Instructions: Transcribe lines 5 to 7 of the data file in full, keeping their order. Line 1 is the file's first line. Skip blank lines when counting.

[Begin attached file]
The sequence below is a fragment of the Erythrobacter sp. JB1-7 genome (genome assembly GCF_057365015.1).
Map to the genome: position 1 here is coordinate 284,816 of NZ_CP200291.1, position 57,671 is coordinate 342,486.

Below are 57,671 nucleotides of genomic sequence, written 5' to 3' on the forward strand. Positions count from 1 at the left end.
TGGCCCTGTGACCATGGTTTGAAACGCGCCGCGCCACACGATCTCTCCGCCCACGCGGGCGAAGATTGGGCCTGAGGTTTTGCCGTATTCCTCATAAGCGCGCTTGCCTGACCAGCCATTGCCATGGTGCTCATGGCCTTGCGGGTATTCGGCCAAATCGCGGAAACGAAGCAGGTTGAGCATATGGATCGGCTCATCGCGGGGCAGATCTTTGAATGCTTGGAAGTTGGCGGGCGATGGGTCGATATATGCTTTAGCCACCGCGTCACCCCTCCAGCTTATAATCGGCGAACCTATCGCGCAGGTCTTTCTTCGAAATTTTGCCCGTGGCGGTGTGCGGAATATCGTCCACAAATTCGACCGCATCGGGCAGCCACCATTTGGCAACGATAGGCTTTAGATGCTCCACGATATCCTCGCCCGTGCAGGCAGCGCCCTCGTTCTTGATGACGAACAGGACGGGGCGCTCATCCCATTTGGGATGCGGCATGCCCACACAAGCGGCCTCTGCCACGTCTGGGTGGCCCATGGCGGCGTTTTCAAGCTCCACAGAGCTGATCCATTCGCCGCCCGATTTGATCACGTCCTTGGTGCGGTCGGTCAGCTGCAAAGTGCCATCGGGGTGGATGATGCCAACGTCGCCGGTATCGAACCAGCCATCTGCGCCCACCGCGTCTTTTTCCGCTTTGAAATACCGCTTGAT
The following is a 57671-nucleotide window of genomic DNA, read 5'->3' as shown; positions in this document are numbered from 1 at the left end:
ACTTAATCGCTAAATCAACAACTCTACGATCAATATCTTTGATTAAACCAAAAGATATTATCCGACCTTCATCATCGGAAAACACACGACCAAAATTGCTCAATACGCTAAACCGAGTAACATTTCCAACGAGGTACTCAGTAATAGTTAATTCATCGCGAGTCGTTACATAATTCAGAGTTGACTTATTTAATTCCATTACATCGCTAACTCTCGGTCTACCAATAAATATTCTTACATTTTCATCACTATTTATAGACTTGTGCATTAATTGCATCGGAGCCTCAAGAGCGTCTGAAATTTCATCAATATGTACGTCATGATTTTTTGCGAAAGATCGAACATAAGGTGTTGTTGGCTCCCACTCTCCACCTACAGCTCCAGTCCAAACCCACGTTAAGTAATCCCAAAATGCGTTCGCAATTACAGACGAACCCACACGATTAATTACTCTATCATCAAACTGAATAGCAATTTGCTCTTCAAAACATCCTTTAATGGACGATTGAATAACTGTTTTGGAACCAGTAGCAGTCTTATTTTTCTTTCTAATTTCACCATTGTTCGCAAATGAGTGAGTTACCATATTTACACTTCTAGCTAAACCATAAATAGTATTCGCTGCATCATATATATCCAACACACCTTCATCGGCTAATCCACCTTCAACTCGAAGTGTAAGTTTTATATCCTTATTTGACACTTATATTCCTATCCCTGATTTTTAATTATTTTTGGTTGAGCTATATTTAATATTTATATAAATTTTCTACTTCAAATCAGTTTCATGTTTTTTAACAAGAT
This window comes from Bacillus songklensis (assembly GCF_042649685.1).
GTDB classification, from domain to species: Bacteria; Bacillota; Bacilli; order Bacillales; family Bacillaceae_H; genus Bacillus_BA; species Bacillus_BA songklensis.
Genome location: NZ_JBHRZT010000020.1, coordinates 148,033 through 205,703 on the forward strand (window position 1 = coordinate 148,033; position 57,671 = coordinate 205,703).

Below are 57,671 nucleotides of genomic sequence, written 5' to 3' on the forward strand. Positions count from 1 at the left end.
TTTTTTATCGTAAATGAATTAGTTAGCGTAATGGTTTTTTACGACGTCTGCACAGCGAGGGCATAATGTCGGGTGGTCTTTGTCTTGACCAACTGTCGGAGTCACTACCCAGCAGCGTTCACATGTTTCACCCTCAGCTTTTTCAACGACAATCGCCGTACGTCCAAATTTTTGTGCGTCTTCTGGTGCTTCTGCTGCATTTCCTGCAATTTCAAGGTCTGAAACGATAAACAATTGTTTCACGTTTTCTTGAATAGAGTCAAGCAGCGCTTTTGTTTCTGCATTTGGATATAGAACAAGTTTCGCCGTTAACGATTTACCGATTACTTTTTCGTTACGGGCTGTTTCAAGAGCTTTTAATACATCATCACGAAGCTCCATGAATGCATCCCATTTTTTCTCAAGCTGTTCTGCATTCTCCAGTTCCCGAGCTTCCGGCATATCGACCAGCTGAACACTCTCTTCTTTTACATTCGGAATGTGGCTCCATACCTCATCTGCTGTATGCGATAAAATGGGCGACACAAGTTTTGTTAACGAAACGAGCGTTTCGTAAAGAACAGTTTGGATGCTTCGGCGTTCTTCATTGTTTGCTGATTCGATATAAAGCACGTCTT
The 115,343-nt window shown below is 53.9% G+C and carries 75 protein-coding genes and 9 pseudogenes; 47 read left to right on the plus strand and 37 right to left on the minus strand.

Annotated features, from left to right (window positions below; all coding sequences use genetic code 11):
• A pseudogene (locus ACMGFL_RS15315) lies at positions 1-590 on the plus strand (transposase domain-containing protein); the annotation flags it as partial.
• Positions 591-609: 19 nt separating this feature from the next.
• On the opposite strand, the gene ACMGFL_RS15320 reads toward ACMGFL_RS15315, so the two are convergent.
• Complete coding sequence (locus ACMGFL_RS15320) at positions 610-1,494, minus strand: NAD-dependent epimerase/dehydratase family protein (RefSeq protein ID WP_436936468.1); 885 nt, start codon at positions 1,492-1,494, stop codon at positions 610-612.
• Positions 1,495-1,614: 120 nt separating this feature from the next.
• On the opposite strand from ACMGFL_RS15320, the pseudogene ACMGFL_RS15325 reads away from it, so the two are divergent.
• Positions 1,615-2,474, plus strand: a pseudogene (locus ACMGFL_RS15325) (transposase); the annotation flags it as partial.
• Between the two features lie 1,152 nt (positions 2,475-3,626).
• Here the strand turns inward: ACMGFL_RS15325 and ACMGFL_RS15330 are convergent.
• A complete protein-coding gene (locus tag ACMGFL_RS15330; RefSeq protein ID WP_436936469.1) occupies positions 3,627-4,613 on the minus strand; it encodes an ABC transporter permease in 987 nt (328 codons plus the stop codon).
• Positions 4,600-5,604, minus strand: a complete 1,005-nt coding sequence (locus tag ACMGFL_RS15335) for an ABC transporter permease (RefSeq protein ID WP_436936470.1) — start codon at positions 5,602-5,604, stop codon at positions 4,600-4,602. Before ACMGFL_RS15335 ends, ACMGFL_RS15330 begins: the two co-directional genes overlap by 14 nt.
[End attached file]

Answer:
The following is a 57671-nucleotide window of genomic DNA, read 5'->3' as shown; positions in this document are numbered from 1 at the left end:
ACTTAATCGCTAAATCAACAACTCTACGATCAATATCTTTGATTAAACCAAAAGATATTATCCGACCTTCATCATCGGAAAACACACGACCAAAATTGCTCAATACGCTAAACCGAGTAACATTTCCAACGAGGTACTCAGTAATAGTTAATTCATCGCGAGTCGTTACATAATTCAGAGTTGACTTATTTAATTCCATTACATCGCTAACTCTCGGTCTACCAATAAATATTCTTACATTTTCATCACTATTTATAGACTTGTGCATTAATTGCATCGGAGCCTCAAGAGCGTCTGAAATTTCATCAATATGTACGTCATGATTTTTTGCGAAAGATCGAACATAAGGTGTTGTTGGCTCCCACTCTCCACCTACAGCTCCAGTCCAAACCCACGTTAAGTAATCCCAAAATGCGTTCGCAATTACAGACGAACCCACACGATTAATTACTCTATCATCAAACTGAATAGCAATTTGCTCTTCAAAACATCCTTTAATGGACGATTGAATAACTGTTTTGGAACCAGTAGCAGTCTTATTTTTCTTTCTAATTTCACCATTGTTCGCAAATGAGTGAGTTACCATATTTACACTTCTAGCTAAACCATAAATAGTATTCGCTGCATCATATATATCCAACACACCTTCATCGGCTAATCCACCTTCAACTCGAAGTGTAAGTTTTATATCCTTATTTGACACTTATATTCCTATCCCTGATTTTTAATTATTTTTGGTTGAGCTATATTTAATATTTATATAAATTTTCTACTTCAAATCAGTTTCATGTTTTTTAACAAGAT
This window comes from Bacillus songklensis (assembly GCF_042649685.1).